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Animals 2015, 5(2), 245-258; doi:10.3390/ani5020245

The Use of Refuges by Communally Housed Cats

1
Programa de Pós-Graduação em Psicobiologia, Departamento de Psicologia, Faculdade de Filosofia, Ciências e Letras de Ribeirão Preto, Universidade de São Paulo, Av. dos Bandeirantes, 3900, Ribeirão Preto, SP 14040-901, Brazil
2
Centro Universitário Barão de Mauá, R. Ramos de Azevedo, 423, Jardim Paulista, Ribeirão Preto, SP 14090-180, Brazil
*
Author to whom correspondence should be addressed.
Academic Editor: Marina von Keyserlingk
Received: 11 December 2014 / Revised: 15 April 2015 / Accepted: 15 April 2015 / Published: 24 April 2015
(This article belongs to the Special Issue Management and Welfare of Shelter Animals)
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Simple Summary

Captive domestic cats frequently suffer from the lack of physical space and opportunities to perform species-typical behaviors, such as climbing or hiding. Environmental enrichment is a technique that helps transform the space available to animals into a more appropriate habitat. In this study, we tested horizontal and vertical refuge boxes as environmental enrichment for cats living communally in a cat rescue shelter. The provision of boxes in the environment increases the use of available space by the cats. We suggest this improves the cats’ welfare while in communally-housed rescue shelters.

Abstract

The increase of domestic animals kept in shelters highlights the need to ensure animal welfare. Environmental enrichment can improve animal welfare in many ways, such as encouraging captive animals to use all the space available to them. The effects of physical environmental enrichment on the spatial distribution and behavioral repertoire of 35 neutered domestic cats housed communally were analyzed. The provision of boxes in the environment increases the use of available space by the cats. We suggest this improves the cats’ welfare while in communally-housed rescue shelters. The frequencies of active and especially inactive behaviors also increased in the enriched condition. In a test with vertical environmental enrichment, the animals showed an increased length of stay in refuges located at a height of 0.5 m compared to those on the ground (0.0 m). However, the entry frequency was higher in refuges at 0.0 m. Both horizontal and vertical environmental enrichment increased the use of available space, demonstrating that box refuges as enrichment are effective in providing a refuge when at a height, or a place to explore at ground level. We suggest it enhances the welfare of cats in communally housed shelters. This information adds to the body of evidence relating to cat enrichment and can be useful in designing cat housing in veterinary clinics, research laboratories, shelters and domestic homes. View Full-Text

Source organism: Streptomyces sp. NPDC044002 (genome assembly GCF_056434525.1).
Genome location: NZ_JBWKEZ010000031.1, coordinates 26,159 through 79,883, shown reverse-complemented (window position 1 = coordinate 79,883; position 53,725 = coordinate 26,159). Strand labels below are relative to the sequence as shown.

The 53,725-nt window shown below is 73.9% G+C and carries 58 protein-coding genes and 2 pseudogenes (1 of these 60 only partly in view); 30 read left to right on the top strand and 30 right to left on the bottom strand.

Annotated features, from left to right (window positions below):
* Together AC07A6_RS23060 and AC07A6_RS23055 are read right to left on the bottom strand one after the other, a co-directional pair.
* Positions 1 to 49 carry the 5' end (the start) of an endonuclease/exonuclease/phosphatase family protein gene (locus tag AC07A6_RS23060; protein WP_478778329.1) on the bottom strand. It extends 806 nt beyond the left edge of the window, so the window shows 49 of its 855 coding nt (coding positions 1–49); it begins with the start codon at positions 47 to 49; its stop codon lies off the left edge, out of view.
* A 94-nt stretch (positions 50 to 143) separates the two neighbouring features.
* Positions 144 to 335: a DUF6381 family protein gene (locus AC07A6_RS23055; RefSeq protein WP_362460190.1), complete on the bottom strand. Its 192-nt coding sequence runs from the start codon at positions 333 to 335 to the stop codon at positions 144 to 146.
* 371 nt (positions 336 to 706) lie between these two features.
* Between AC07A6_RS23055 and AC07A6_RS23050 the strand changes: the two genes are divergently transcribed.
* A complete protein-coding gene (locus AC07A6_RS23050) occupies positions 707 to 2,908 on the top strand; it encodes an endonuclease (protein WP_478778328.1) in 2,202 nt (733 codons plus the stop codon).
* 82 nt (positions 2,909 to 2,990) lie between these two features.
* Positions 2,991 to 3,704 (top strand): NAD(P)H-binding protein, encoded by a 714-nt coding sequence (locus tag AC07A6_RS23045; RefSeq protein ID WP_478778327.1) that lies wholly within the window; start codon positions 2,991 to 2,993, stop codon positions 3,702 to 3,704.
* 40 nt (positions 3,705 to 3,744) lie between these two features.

Keywords: animal welfare; use of space; environmental enrichment; refuges; cats animal welfare; use of space; environmental enrichment; refuges; cats
This is an open access article distributed under the Creative Commons Attribution License which permits unrestricted use, distribution, and reproduction in any medium, provided the original work is properly cited. (CC BY 4.0).

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MDPI and ACS Style

de Oliveira, A.S.; Terçariol, C.A.S.; Genaro, G. The Use of Refuges by Communally Housed Cats. Animals 2015, 5, 245-258.

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